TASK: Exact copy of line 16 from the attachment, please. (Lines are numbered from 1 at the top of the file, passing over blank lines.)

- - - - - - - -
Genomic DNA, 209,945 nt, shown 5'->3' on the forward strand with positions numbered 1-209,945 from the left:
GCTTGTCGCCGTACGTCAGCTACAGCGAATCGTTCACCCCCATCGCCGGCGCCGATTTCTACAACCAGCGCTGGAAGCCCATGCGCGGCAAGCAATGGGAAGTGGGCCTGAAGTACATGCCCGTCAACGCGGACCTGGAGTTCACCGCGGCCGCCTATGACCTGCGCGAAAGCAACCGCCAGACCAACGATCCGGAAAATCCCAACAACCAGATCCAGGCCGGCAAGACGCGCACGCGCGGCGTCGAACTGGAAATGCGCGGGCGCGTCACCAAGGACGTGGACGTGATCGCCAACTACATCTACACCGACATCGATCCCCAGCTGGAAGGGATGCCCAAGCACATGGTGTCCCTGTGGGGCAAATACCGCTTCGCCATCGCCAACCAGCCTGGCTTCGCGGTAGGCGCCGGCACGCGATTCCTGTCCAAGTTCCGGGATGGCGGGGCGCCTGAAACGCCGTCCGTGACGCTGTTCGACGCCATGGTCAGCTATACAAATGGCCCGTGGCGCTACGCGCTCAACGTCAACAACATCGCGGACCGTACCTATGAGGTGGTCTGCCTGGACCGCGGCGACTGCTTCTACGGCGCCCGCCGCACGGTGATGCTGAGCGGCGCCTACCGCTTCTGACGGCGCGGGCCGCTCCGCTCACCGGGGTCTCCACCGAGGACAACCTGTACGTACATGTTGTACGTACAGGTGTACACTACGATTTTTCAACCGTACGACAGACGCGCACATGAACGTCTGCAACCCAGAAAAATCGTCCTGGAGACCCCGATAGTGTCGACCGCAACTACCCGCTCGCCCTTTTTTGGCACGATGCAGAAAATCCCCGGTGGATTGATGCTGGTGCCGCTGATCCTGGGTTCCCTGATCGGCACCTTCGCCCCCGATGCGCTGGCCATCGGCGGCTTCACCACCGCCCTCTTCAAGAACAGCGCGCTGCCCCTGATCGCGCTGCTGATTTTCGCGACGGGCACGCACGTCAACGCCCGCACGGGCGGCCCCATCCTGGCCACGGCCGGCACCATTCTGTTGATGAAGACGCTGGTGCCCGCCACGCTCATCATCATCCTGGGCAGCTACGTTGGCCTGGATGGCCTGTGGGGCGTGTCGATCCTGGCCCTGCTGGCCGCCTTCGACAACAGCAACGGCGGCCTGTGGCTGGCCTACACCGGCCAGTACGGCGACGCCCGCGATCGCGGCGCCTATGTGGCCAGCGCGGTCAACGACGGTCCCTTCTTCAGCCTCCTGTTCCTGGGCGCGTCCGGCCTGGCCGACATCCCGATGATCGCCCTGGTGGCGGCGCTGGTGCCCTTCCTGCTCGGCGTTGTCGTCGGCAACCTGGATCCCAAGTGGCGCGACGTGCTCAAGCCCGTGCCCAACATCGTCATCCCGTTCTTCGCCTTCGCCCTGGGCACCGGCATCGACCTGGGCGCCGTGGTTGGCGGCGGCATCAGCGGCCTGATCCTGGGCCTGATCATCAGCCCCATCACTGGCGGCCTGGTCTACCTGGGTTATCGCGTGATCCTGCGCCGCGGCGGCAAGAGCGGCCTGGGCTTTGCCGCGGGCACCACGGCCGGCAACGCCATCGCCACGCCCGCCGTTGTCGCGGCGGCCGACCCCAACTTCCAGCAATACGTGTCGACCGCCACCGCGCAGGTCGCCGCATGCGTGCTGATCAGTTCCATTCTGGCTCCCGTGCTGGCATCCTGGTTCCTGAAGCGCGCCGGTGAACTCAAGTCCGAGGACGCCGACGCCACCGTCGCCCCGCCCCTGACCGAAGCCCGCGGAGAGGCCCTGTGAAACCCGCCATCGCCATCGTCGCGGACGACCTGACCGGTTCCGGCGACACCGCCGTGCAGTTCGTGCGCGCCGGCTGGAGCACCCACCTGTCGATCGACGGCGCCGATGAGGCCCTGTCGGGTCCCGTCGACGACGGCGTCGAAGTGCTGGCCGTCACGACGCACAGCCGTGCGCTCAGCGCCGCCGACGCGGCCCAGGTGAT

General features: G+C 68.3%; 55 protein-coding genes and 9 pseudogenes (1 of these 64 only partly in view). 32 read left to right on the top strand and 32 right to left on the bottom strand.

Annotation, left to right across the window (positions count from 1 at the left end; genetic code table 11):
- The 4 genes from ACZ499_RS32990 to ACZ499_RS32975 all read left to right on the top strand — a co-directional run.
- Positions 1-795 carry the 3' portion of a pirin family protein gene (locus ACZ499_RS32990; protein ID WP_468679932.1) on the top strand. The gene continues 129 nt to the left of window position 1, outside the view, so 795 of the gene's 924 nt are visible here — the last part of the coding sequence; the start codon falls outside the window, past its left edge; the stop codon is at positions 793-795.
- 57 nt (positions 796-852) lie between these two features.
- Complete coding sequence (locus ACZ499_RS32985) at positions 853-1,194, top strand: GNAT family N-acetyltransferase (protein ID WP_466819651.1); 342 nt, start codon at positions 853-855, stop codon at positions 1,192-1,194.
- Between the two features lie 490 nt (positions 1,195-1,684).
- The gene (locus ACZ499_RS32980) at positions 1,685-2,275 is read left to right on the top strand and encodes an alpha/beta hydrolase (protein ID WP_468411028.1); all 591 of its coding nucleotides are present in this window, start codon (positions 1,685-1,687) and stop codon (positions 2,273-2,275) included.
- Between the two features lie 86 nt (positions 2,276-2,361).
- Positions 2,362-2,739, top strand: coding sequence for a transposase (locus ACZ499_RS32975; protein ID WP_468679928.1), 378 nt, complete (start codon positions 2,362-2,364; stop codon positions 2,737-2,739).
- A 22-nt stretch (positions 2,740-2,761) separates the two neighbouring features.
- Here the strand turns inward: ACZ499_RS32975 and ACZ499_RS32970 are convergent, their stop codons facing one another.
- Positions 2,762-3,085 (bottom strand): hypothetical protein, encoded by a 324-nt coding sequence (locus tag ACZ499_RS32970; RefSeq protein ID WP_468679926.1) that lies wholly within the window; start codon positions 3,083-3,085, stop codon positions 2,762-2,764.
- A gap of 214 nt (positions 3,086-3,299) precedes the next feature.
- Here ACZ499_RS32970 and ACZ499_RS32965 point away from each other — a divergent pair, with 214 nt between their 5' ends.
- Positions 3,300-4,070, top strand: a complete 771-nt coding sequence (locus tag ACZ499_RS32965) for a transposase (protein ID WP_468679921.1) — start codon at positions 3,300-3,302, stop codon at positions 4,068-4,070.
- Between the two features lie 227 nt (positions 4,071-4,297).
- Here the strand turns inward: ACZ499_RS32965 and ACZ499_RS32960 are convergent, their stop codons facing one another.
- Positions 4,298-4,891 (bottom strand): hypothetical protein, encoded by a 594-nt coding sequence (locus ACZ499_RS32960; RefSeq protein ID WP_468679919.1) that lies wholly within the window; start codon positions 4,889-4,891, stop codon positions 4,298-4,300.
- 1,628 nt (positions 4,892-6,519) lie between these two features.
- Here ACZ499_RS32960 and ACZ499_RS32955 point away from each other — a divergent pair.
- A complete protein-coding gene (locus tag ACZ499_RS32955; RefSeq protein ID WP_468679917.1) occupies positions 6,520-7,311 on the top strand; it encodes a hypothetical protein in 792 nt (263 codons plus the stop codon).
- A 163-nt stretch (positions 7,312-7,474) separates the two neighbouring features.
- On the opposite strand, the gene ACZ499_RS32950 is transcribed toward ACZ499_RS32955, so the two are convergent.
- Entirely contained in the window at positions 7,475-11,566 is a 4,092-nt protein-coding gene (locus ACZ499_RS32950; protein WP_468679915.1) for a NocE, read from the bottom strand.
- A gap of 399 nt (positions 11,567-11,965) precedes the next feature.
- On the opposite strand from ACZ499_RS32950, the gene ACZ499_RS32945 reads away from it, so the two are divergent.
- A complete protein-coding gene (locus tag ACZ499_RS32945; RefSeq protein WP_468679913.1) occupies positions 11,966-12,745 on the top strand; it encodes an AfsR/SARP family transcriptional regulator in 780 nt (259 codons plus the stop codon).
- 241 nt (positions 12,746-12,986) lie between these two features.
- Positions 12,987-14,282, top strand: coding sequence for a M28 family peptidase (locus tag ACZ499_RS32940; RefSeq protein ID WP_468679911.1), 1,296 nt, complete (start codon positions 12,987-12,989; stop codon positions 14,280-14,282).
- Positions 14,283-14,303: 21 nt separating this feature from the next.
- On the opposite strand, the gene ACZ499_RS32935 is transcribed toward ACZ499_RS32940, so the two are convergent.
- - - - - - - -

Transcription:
- A gap of 214 nt (positions 3,086-3,299) precedes the next feature.